Are you a nutrition professional wanting to learn more about sports nutrition?
Maybe you’re thinking of a career as a dietitian for athletes or sports performance nutritionist?
This article will give you the basic must know information about sports nutrition that you will need as a nutrition professional focusing on sports nutrition.
How to Become a Sports Dietitian? Start with knowing the basics of sports nutrition!
This content is based on our sports nutrition course created with support from Terence Boateng, RD, CSEP-CEP, MHSc. Learn even more about sports nutrition counseling, build your expertise, and get access to ready-to-use resources.
Sports Nutrition Basics
Having an understanding of sports nutrition, exercise physiology, and athlete energy requirements is essential to become a sports dietitian because:
- High-level athletes have different nutrition requirements than the general population
- A knowledge base around exercise physiology can empower nutrition professionals to aid in injury prevention
- Non-nutrition professionals like sports coaches and personal trainers tend to provide the bulk of nutrition recommendations
Exercise Physiology Basics
Basically, fueling requirements differ for athletes based on which energy-producing system is being activated:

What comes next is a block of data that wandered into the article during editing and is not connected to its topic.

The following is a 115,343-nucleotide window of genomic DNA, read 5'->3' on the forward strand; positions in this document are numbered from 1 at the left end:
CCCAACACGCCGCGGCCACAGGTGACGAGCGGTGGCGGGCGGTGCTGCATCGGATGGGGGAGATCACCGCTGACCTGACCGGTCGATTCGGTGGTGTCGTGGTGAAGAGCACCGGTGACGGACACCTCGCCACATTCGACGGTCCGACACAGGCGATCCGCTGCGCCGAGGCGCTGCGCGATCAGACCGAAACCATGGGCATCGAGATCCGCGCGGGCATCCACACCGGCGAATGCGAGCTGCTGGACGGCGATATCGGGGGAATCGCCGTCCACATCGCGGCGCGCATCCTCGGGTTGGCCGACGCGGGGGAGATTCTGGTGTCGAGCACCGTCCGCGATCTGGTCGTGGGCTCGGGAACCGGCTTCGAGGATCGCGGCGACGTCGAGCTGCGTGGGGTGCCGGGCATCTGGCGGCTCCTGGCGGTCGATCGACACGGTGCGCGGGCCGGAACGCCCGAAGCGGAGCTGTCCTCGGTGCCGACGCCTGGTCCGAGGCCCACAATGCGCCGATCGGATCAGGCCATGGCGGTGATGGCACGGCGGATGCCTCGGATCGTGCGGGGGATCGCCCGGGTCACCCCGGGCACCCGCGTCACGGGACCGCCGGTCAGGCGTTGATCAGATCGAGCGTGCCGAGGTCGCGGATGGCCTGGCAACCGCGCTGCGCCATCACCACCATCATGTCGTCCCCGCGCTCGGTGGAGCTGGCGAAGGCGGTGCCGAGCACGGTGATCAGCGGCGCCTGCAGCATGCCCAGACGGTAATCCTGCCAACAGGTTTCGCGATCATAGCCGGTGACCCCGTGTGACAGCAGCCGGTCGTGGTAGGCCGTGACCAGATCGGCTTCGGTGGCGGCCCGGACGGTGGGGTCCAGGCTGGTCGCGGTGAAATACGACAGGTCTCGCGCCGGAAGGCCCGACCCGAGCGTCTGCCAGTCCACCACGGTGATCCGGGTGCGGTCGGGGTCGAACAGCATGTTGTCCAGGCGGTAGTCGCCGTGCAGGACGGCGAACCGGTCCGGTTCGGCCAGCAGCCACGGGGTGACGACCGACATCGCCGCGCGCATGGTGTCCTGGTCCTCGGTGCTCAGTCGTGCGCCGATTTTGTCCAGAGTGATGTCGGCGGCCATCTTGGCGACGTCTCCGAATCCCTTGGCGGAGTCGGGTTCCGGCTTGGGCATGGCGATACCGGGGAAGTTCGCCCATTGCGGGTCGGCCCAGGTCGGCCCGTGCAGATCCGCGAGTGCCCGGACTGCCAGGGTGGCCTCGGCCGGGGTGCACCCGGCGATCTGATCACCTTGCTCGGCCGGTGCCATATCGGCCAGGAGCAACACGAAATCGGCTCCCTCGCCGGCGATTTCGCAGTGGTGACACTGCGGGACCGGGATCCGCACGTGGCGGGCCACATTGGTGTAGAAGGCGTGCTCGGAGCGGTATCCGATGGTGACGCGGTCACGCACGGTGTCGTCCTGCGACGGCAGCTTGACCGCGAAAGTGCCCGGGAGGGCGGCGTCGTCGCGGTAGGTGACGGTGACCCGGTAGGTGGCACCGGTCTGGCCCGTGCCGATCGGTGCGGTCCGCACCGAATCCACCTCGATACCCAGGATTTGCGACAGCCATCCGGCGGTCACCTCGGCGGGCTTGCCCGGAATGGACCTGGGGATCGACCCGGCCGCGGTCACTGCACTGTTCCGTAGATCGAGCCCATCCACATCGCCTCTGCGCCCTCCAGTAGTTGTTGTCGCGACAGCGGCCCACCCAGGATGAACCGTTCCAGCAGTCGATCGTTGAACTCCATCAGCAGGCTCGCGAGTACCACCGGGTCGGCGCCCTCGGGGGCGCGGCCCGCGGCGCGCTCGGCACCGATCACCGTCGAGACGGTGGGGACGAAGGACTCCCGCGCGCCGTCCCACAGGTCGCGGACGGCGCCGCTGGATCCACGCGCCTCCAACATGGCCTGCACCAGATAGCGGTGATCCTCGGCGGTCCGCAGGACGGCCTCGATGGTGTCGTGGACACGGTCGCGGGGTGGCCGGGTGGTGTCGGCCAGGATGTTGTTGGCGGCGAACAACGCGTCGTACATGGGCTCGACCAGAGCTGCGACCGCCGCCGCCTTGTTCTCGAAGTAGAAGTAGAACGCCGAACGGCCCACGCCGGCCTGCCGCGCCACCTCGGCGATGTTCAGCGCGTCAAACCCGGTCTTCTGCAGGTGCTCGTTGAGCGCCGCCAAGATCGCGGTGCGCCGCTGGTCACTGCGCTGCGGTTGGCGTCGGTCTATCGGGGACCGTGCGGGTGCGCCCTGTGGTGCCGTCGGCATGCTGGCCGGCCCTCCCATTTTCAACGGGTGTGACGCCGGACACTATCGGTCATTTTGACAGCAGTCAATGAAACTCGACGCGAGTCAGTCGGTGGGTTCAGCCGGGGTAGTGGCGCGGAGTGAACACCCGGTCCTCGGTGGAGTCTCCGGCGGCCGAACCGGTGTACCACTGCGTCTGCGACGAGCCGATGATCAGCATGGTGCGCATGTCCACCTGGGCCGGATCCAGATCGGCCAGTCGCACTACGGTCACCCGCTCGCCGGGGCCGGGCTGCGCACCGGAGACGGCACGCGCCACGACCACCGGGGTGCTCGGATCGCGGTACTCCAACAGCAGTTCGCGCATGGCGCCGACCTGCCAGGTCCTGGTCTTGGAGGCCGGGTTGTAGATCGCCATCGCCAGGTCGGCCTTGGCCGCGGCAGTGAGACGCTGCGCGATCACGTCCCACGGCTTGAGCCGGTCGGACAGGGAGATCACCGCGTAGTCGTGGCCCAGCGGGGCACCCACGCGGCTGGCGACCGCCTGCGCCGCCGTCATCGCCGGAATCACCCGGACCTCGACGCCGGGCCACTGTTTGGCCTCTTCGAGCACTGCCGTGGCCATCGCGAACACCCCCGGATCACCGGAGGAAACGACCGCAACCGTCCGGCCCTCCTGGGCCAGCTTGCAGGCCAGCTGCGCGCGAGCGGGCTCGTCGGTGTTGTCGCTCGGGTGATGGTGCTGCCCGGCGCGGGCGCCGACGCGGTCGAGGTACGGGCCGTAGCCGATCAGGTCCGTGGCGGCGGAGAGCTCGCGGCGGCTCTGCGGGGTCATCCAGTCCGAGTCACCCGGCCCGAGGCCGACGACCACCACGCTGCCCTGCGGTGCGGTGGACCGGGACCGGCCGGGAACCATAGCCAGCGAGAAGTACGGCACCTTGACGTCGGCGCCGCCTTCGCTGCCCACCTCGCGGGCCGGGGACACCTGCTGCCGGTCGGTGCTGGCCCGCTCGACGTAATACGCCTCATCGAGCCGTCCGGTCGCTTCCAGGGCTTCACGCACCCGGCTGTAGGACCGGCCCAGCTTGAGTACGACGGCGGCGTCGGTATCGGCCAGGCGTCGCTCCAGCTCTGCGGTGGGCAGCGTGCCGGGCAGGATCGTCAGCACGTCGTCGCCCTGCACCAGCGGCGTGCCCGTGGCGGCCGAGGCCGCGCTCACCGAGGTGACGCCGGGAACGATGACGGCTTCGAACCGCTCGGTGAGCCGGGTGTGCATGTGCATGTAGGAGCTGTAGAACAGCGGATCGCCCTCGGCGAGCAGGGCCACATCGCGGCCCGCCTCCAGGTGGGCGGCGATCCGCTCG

These energy-producing systems are:
- Aerobic metabolism
- Anaerobic metabolism
- Phosphocreatine System
Firstly, aerobic metabolism is the body’s method of producing energy in the presence of oxygen (1). We primarily use this metabolism for activities of daily living, but the system can be ramped up during exercise.
Sports that predominantly rely on aerobic metabolism include:
- Long distance swimming
- Cross country skiing
So, the key feature of these sports is that they require a steady energy output over an extended period with little to no rest periods.
Secondly, anaerobic metabolism.
Do you ever feel an intense burn when lifting weights or doing a hard run? This is a sign that you’re in the anaerobic zone.
Sports that rely on predominantly anaerobic metabolism include:
- 400 meter dash
- Martial Arts
These are typically sports performed at high intensities for short periods of time, or sports with a lot of breaks available to the athletes.
Finally, the phosphocreatine system. We use this system for explosive movements that are very short-lived, like jumping, tackling and throwing (1), i.e.
- 100-meter dash
- High jump
- American Football
Nutrition & Intensity
So, how does intensity affect nutrition?
At a low intensity, the body uses mostly fat as a fuel source. This is because fat is abundant, as we store plenty throughout our body. As the exercise intensity increases, the body relies more and more on carbohydrates rather than fat. As one approaches near maximum exercise intensity, like in sprinting, the mix is nearly 100% carbohydrates, as the body is now relying on anaerobic glycolysis (1).
So why does this matter?